Videos are often accompanied by subtitles to convert dialogs into text. They are particularly useful for deaf people or for other langages speakers.
Subtitles can be:
they are inserted during editing and become part of the video. Easy to make and easy to read. They cannot be removed or changed once rendering is done.
To create hard subtutles you can use the Cinelerra titler.
they are added (muxed) to the video stream as images with minimal information but can be separated (demuxed) when needed. They are used in DVDs and they can be turned on and off.
Most DVD authoring applications are capable of transcoding external subtitles to pre-rendered subtitles and of muxing them to the video stream.
they are a text file containing the dialogs and the timing. They are shipped as a separate file independent from the video. A common format is SubRip with .srt as filename extensions. Most videplayers (e.g. VLC) are capable of recognizing automatically a subtitle file named after a video file and playing it back together with the video.
Subtitle files can be written by hand or with the help of dedicated applications like Subtitleeditor, Gaupol, Gnome Subtitles.
Play a little with the titler using some casual text to find the exact font, font size, and position you want for your subtitles. Pay attention to colours on dark and light backgrounds. It is recommended to drop a thin shadow on the text.
Once you are happy with text settings, you are ready to type your subtitles. If you plan to copy-and-paste your subtitles or if you have many many lines of subtitles, don’t forget to read about the titler bugs and workarounds.
Enable automatic keyframe generation by clicking on the key symbol in the control bar (Generate keyframes while tweeking tooltip).
Go to the View menu and select Plugin autos. This arcane option allow you to see the generated keyframe on the timeline. Don’t blame me for the weird Cinelerra language.
Set the insertion point where the first dialog begins. Waveforms can help here.
Write the appropriate subtitle in the titler window. A yellow key will appear on the timeline, marking the just created keyframe.
Move the insertion point where you want the subtitle end.
Delete the text from the titler window. Another key will appear, marking the beginning of a silent subtitle.
Keyframes define the beginnign of every subtitle, with or without text. You can adjust the position of keyframes by dragging the yellow key symbol. The tip of the key marks the exact position in time.
You can continue this way till the end of your project.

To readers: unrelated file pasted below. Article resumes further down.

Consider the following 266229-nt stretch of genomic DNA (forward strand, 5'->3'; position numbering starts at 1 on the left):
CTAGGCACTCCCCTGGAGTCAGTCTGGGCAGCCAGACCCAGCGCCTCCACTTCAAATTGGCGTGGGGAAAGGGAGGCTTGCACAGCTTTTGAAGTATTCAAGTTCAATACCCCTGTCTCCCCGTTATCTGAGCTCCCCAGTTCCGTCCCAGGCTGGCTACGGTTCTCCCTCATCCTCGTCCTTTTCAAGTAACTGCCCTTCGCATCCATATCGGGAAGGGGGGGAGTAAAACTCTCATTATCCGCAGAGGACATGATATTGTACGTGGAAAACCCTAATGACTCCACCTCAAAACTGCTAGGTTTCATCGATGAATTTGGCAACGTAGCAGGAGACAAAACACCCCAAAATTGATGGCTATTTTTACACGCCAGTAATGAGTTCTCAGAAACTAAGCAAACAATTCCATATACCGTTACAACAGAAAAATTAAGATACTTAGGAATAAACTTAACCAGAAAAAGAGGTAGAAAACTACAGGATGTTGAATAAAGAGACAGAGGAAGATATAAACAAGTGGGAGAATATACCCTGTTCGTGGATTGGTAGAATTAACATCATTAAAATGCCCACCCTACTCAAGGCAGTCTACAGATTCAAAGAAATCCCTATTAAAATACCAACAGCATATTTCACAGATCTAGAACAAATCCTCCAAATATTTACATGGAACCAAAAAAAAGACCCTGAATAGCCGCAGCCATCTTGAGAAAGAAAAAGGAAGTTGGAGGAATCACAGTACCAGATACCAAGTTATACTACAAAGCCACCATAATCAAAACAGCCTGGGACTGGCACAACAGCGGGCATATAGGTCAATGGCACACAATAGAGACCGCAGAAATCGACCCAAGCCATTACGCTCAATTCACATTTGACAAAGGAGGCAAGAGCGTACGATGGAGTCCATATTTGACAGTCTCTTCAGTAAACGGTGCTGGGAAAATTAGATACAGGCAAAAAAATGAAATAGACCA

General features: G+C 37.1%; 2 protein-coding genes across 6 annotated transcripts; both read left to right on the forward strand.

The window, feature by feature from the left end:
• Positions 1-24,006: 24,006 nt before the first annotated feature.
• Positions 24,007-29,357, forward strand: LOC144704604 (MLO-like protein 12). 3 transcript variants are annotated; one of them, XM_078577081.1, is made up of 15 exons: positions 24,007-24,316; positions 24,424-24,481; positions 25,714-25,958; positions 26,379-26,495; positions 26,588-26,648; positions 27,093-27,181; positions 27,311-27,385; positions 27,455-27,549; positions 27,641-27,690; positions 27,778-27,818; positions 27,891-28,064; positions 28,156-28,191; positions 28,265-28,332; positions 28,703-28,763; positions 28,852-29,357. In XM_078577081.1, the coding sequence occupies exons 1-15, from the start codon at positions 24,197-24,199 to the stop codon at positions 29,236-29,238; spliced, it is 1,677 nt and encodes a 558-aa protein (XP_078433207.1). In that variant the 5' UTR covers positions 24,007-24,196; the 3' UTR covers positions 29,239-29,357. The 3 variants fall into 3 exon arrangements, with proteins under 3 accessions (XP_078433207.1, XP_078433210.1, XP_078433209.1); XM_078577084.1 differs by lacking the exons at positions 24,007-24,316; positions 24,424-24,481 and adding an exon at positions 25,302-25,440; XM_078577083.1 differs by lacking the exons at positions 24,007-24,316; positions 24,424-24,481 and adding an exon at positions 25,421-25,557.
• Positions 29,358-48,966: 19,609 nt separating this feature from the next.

Once finished disable the automatic keyframe generation to avoid unvoluntary operations.
Render your project as usual.
To add a second language is a much easier task.
Copy the first language track onto a new track. Make sure the new track is expanded so that the effect brown bar is visible.
Make sure the automatic keyframe generation is disabled.
Turn off the Title effect brown bar for the first language.
Drag the mouse pointer over the timebar (the time ruler) to find the first subtitle that needs translation.
Open the titler windows and translate the text. No keyframes will be generated. Old subtitle timing is being recycled.
Repeat the operation as needed.
Make sure the first language Title effect is off and render your project as usual.
Since multilanguage hard subtitling requires a videofile for every language it is very disk space consuming.
If you are a disk space niggard, you are better off with soft subtitles.
How to create Soft Subtitles
Soft subtitles are needed for slim multilingual video files and for creating multilingual DVDs.
When creating a subtitle file you have to combine text with timing. Later you might want to created translated versions of your subtitles file.
Even if it is possible to write subtitles by hand, I recommend using a dedicated application.
My favourite application for creating subtitles is Subtitleeditor because it is capable of visualizing the audio waveforms. You can install it with Synaptic.
Go to File → New to create a new subtitle file.
Go to Video → Open to load your videofile (I recommend MP4 and OGG formats, MPG won’t work).
Go to Waveform → Generate waveform from video to create sound waveform as reference for timing.
You are now ready to edit your subtitles. You can:
CREATE SUBTITLES FROM SCRATCH
Press INS to insert a blank line.
Click in the field in the Text column and type your subtitle.
Add new blank lines before or after the selected line from the Edit menu.
CREATE SUBTITLES FROM A TEXT FILE
Go to File → Import Plain Text and select a .txt file. It will be automatically loaded as subtitle file, with a new line of subtitle every new line of text.
You can add or delete lines, join or split lines, duplicate lines as needed from the Edit menu.
Note that you can have several subtitle files open at the same time.
You can set start time and end time of a selected subtitle line working on the waveform window.
Start playback with middle mouse button.
Pause playback with the button under the video player.
Click to set start time
Right-click to set end time.
To make your work faster, I recommended you set a keyboard shortcut for the Pause operation. To know more see the SubtutleEditor Wiki.
Most subtitle lines have already a strarting point set at 0:00:00.000. This will make the start-time setting a little weird. You might have a yellow band covering your waveform window. Don’t panic. Set starting point again or set end point first.
You can set a minimum lenght for your subtitles in Options → Preferences → Timing.
So far you have worked in a project with at least three kind of material: Subtitles, videos and waveforms (and possibly plain text). Not all of them can be saved in SubtitleEditor.
You can save you subtitles in all the supported subtitle fileformats with the File → Save menu entry.
You can’t save the subtitled video. What you see in SubtitleEditor is just a preview. Videofile and subtitlefile can’t be merged (muxed) in SubtitleEditor.